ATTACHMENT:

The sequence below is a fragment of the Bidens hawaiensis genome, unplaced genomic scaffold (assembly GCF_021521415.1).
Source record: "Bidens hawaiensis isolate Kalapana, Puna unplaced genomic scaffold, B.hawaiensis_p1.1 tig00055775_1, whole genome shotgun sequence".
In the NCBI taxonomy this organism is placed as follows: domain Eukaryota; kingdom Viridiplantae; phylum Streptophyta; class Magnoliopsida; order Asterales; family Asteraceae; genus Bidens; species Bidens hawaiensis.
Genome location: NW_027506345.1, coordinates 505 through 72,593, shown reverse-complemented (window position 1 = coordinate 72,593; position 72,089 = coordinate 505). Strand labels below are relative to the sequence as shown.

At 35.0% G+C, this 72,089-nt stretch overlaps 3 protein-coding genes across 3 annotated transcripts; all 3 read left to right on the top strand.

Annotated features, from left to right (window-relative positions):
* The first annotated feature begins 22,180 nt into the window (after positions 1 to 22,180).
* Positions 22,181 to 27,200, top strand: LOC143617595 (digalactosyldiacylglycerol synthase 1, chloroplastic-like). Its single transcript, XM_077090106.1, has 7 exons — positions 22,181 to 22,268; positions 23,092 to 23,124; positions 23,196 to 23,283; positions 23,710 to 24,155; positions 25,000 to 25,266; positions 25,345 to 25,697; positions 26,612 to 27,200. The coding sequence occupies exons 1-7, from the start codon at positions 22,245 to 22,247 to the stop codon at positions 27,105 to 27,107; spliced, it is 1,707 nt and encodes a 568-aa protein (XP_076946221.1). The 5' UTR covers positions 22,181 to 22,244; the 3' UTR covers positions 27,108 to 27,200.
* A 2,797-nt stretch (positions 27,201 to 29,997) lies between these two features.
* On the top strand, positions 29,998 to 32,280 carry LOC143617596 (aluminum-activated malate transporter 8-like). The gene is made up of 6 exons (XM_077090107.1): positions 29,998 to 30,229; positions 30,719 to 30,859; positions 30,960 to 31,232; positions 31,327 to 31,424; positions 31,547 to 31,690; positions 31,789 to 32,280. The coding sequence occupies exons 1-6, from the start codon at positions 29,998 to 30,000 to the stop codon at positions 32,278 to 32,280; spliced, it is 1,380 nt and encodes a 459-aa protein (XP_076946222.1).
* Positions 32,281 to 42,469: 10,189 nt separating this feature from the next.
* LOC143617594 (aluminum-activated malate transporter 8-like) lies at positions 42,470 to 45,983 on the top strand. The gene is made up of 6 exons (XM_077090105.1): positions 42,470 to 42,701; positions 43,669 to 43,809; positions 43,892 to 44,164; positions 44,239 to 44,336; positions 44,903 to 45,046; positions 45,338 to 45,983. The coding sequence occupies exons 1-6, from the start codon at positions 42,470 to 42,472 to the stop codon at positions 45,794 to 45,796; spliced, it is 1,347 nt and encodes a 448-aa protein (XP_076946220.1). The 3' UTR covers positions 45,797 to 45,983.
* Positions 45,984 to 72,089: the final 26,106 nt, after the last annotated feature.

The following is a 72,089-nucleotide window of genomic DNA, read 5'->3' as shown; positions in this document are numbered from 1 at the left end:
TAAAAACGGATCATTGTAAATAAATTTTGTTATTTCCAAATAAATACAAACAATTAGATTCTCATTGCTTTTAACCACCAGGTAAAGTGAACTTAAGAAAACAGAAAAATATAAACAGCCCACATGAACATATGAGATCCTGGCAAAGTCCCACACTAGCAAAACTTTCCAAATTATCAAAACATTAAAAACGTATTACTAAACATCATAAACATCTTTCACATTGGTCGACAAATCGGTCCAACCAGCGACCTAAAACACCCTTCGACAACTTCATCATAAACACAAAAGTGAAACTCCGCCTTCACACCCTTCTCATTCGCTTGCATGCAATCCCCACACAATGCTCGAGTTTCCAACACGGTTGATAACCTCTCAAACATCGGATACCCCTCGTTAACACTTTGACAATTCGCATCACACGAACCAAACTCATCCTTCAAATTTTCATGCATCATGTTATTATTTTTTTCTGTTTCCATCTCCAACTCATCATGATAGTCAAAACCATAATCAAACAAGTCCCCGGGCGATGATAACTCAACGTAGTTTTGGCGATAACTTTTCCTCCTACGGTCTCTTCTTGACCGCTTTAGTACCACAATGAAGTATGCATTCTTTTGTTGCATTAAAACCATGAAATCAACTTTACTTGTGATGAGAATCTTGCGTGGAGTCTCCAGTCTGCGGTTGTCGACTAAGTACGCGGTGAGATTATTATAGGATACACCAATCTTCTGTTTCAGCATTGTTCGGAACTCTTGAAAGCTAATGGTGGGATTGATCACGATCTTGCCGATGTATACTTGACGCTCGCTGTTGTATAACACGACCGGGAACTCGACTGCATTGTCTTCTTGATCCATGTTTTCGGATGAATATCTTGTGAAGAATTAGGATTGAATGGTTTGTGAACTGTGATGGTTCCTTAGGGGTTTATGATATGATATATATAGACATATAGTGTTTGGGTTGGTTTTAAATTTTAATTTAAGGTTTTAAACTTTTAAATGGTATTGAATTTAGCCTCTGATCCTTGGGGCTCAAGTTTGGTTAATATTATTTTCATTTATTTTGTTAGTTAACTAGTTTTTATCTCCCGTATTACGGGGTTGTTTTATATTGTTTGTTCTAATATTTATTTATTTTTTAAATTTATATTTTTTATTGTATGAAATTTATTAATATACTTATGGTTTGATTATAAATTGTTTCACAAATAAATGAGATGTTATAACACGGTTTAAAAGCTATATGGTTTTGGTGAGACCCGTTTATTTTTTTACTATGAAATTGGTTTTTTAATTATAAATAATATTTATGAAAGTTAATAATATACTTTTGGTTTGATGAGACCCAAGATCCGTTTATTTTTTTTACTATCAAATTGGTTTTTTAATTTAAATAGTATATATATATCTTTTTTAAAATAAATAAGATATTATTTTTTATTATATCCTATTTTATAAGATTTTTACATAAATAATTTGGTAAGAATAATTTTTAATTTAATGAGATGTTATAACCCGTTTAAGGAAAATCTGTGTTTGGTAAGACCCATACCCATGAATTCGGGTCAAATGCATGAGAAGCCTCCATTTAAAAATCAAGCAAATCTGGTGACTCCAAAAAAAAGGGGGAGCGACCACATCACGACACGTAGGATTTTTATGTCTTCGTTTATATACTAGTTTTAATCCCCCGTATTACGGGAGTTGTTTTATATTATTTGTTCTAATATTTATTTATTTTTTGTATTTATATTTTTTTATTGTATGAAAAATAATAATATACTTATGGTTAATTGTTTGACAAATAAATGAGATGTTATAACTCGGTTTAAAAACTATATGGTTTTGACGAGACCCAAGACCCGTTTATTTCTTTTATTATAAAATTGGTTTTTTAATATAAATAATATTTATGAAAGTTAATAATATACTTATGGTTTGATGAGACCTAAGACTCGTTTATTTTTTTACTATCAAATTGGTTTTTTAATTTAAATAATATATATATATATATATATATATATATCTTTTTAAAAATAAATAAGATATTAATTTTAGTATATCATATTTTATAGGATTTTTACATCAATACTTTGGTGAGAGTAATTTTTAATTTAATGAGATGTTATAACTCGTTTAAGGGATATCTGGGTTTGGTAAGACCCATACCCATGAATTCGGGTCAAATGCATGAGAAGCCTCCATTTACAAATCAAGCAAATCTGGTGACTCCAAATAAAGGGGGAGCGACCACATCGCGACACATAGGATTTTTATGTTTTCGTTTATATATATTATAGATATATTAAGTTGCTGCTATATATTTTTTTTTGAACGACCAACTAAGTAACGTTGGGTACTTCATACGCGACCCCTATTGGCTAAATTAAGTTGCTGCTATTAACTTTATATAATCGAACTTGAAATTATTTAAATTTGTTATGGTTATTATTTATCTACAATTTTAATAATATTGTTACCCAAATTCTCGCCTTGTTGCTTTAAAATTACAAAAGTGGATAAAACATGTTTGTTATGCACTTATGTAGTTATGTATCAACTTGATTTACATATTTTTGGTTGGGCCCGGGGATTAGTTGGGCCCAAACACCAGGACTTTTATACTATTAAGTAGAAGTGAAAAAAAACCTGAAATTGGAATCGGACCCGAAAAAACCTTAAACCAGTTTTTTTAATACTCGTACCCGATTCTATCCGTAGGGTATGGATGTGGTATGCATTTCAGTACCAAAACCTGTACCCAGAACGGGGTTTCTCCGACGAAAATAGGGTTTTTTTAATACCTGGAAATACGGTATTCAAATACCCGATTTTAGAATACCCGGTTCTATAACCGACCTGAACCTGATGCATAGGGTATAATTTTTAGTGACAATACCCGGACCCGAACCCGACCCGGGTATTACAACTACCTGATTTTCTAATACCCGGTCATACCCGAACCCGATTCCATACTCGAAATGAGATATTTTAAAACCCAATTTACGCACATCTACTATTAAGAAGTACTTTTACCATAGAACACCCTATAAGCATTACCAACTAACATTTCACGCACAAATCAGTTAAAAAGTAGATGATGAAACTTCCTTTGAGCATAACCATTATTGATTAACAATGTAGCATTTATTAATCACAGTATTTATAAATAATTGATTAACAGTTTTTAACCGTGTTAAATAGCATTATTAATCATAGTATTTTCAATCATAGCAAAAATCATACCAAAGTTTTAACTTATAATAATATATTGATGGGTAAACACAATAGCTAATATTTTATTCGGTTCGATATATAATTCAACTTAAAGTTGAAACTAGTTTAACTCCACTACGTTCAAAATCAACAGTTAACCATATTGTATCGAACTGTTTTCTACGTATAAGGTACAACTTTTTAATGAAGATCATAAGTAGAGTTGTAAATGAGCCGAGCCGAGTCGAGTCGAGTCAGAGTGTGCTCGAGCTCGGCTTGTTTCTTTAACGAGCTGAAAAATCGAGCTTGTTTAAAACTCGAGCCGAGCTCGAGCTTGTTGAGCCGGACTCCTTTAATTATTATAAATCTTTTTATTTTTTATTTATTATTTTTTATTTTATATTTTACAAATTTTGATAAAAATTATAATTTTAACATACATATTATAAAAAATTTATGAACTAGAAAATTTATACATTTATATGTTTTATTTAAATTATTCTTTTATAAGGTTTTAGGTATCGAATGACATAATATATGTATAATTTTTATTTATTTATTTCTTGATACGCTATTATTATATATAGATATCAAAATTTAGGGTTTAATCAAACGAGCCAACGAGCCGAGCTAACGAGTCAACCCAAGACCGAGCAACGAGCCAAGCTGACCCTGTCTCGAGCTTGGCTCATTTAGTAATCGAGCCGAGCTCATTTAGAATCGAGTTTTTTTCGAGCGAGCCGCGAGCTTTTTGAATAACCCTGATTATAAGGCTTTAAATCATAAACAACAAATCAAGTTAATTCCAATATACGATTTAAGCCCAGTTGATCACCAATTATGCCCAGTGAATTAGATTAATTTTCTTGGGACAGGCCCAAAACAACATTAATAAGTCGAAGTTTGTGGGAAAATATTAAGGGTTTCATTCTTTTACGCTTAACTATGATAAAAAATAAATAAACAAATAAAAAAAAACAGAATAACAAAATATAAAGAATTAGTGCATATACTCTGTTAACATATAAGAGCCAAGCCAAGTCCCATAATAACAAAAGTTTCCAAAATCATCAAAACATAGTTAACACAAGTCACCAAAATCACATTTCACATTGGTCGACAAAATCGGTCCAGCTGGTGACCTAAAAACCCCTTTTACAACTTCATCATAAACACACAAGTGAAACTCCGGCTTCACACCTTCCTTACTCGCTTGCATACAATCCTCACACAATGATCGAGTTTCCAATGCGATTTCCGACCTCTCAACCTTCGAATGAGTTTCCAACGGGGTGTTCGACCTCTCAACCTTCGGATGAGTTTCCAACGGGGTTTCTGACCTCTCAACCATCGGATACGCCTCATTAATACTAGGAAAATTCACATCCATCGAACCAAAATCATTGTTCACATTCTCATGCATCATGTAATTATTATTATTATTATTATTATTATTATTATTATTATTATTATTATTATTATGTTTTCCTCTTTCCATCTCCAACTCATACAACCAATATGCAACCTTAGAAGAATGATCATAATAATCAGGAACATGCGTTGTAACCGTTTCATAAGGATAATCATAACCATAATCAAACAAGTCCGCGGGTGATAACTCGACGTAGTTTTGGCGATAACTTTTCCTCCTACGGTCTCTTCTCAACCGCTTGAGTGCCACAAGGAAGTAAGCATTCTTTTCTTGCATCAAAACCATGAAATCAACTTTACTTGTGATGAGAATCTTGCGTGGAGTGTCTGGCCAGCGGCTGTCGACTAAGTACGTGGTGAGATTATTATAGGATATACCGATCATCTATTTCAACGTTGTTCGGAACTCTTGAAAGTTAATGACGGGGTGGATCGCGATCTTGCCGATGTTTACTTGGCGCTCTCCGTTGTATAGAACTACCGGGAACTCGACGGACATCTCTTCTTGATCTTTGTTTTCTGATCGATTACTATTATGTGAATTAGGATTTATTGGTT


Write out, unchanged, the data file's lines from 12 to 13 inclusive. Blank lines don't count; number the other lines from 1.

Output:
* LOC143617594 (aluminum-activated malate transporter 8-like) lies at positions 42,470 to 45,983 on the top strand. The gene is made up of 6 exons (XM_077090105.1): positions 42,470 to 42,701; positions 43,669 to 43,809; positions 43,892 to 44,164; positions 44,239 to 44,336; positions 44,903 to 45,046; positions 45,338 to 45,983. The coding sequence occupies exons 1-6, from the start codon at positions 42,470 to 42,472 to the stop codon at positions 45,794 to 45,796; spliced, it is 1,347 nt and encodes a 448-aa protein (XP_076946220.1). The 3' UTR covers positions 45,797 to 45,983.
* Positions 45,984 to 72,089: the final 26,106 nt, after the last annotated feature.